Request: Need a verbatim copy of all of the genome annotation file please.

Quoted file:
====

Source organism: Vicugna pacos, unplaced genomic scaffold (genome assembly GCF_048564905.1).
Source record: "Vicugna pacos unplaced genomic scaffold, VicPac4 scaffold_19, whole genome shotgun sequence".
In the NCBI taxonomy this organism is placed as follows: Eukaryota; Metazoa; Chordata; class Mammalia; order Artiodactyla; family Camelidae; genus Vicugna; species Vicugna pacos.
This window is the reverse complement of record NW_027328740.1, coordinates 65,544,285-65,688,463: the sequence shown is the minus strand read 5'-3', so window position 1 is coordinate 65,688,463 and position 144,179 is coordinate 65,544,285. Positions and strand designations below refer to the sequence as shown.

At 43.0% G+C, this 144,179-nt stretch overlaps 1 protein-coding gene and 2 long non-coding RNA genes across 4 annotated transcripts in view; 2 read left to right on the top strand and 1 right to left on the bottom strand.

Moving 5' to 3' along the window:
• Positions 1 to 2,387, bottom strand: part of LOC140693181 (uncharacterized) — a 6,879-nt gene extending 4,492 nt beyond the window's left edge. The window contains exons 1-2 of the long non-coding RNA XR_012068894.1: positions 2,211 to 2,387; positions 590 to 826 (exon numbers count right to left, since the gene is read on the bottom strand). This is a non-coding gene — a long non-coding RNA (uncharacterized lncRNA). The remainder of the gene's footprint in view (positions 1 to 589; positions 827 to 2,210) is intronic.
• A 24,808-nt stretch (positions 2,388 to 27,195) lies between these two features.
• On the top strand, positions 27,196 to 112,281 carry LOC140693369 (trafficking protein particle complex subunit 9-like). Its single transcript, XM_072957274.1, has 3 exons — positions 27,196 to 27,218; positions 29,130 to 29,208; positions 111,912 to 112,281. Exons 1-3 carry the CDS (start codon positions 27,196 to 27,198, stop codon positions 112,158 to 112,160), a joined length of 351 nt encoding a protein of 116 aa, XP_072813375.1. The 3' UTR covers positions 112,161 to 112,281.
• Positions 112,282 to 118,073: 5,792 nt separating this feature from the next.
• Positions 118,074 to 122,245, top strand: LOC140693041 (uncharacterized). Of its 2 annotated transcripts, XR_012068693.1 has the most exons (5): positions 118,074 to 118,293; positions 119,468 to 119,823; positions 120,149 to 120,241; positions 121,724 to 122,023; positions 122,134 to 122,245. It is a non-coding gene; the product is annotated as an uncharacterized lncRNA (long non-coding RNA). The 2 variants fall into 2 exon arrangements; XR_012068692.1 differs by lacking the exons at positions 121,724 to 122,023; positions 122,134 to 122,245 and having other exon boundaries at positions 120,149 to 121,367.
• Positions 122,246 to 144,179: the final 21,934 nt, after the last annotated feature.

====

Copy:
Source organism: Vicugna pacos, unplaced genomic scaffold (genome assembly GCF_048564905.1).
Source record: "Vicugna pacos unplaced genomic scaffold, VicPac4 scaffold_19, whole genome shotgun sequence".
In the NCBI taxonomy this organism is placed as follows: Eukaryota; Metazoa; Chordata; class Mammalia; order Artiodactyla; family Camelidae; genus Vicugna; species Vicugna pacos.
This window is the reverse complement of record NW_027328740.1, coordinates 65,544,285-65,688,463: the sequence shown is the minus strand read 5'-3', so window position 1 is coordinate 65,688,463 and position 144,179 is coordinate 65,544,285. Positions and strand designations below refer to the sequence as shown.

At 43.0% G+C, this 144,179-nt stretch overlaps 1 protein-coding gene and 2 long non-coding RNA genes across 4 annotated transcripts in view; 2 read left to right on the top strand and 1 right to left on the bottom strand.

Moving 5' to 3' along the window:
• Positions 1 to 2,387, bottom strand: part of LOC140693181 (uncharacterized) — a 6,879-nt gene extending 4,492 nt beyond the window's left edge. The window contains exons 1-2 of the long non-coding RNA XR_012068894.1: positions 2,211 to 2,387; positions 590 to 826 (exon numbers count right to left, since the gene is read on the bottom strand). This is a non-coding gene — a long non-coding RNA (uncharacterized lncRNA). The remainder of the gene's footprint in view (positions 1 to 589; positions 827 to 2,210) is intronic.
• A 24,808-nt stretch (positions 2,388 to 27,195) lies between these two features.
• On the top strand, positions 27,196 to 112,281 carry LOC140693369 (trafficking protein particle complex subunit 9-like). Its single transcript, XM_072957274.1, has 3 exons — positions 27,196 to 27,218; positions 29,130 to 29,208; positions 111,912 to 112,281. Exons 1-3 carry the CDS (start codon positions 27,196 to 27,198, stop codon positions 112,158 to 112,160), a joined length of 351 nt encoding a protein of 116 aa, XP_072813375.1. The 3' UTR covers positions 112,161 to 112,281.
• Positions 112,282 to 118,073: 5,792 nt separating this feature from the next.
• Positions 118,074 to 122,245, top strand: LOC140693041 (uncharacterized). Of its 2 annotated transcripts, XR_012068693.1 has the most exons (5): positions 118,074 to 118,293; positions 119,468 to 119,823; positions 120,149 to 120,241; positions 121,724 to 122,023; positions 122,134 to 122,245. It is a non-coding gene; the product is annotated as an uncharacterized lncRNA (long non-coding RNA). The 2 variants fall into 2 exon arrangements; XR_012068692.1 differs by lacking the exons at positions 121,724 to 122,023; positions 122,134 to 122,245 and having other exon boundaries at positions 120,149 to 121,367.
• Positions 122,246 to 144,179: the final 21,934 nt, after the last annotated feature.